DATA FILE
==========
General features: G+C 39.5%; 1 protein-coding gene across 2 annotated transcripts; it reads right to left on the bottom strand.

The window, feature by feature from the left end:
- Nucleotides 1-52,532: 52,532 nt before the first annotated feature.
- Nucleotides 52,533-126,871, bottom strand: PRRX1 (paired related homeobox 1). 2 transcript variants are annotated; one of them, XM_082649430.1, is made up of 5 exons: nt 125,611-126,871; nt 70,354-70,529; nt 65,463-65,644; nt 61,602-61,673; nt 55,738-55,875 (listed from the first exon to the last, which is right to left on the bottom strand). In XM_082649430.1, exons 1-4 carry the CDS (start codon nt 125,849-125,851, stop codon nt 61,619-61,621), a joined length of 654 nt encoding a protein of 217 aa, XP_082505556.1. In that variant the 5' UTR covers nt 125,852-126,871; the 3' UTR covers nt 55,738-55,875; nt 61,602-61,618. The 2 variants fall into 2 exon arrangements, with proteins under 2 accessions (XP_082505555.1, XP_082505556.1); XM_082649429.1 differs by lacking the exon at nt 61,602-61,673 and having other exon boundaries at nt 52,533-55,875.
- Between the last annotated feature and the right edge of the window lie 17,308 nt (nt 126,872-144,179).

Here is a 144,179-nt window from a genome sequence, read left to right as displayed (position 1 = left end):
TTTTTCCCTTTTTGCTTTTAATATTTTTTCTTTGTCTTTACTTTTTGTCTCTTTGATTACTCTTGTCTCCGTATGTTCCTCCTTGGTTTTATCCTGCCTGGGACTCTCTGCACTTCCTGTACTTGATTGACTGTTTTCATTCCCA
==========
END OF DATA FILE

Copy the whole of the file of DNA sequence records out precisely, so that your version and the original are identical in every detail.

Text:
General features: G+C 39.5%; 1 protein-coding gene across 2 annotated transcripts; it reads right to left on the bottom strand.

The window, feature by feature from the left end:
- Nucleotides 1-52,532: 52,532 nt before the first annotated feature.
- Nucleotides 52,533-126,871, bottom strand: PRRX1 (paired related homeobox 1). 2 transcript variants are annotated; one of them, XM_082649430.1, is made up of 5 exons: nt 125,611-126,871; nt 70,354-70,529; nt 65,463-65,644; nt 61,602-61,673; nt 55,738-55,875 (listed from the first exon to the last, which is right to left on the bottom strand). In XM_082649430.1, exons 1-4 carry the CDS (start codon nt 125,849-125,851, stop codon nt 61,619-61,621), a joined length of 654 nt encoding a protein of 217 aa, XP_082505556.1. In that variant the 5' UTR covers nt 125,852-126,871; the 3' UTR covers nt 55,738-55,875; nt 61,602-61,618. The 2 variants fall into 2 exon arrangements, with proteins under 2 accessions (XP_082505555.1, XP_082505556.1); XM_082649429.1 differs by lacking the exon at nt 61,602-61,673 and having other exon boundaries at nt 52,533-55,875.
- Between the last annotated feature and the right edge of the window lie 17,308 nt (nt 126,872-144,179).

Here is a 144,179-nt window from a genome sequence, read left to right as displayed (position 1 = left end):
TTTTTCCCTTTTTGCTTTTAATATTTTTTCTTTGTCTTTACTTTTTGTCTCTTTGATTACTCTTGTCTCCGTATGTTCCTCCTTGGTTTTATCCTGCCTGGGACTCTCTGCACTTCCTGTACTTGATTGACTGTTTTCATTCCCA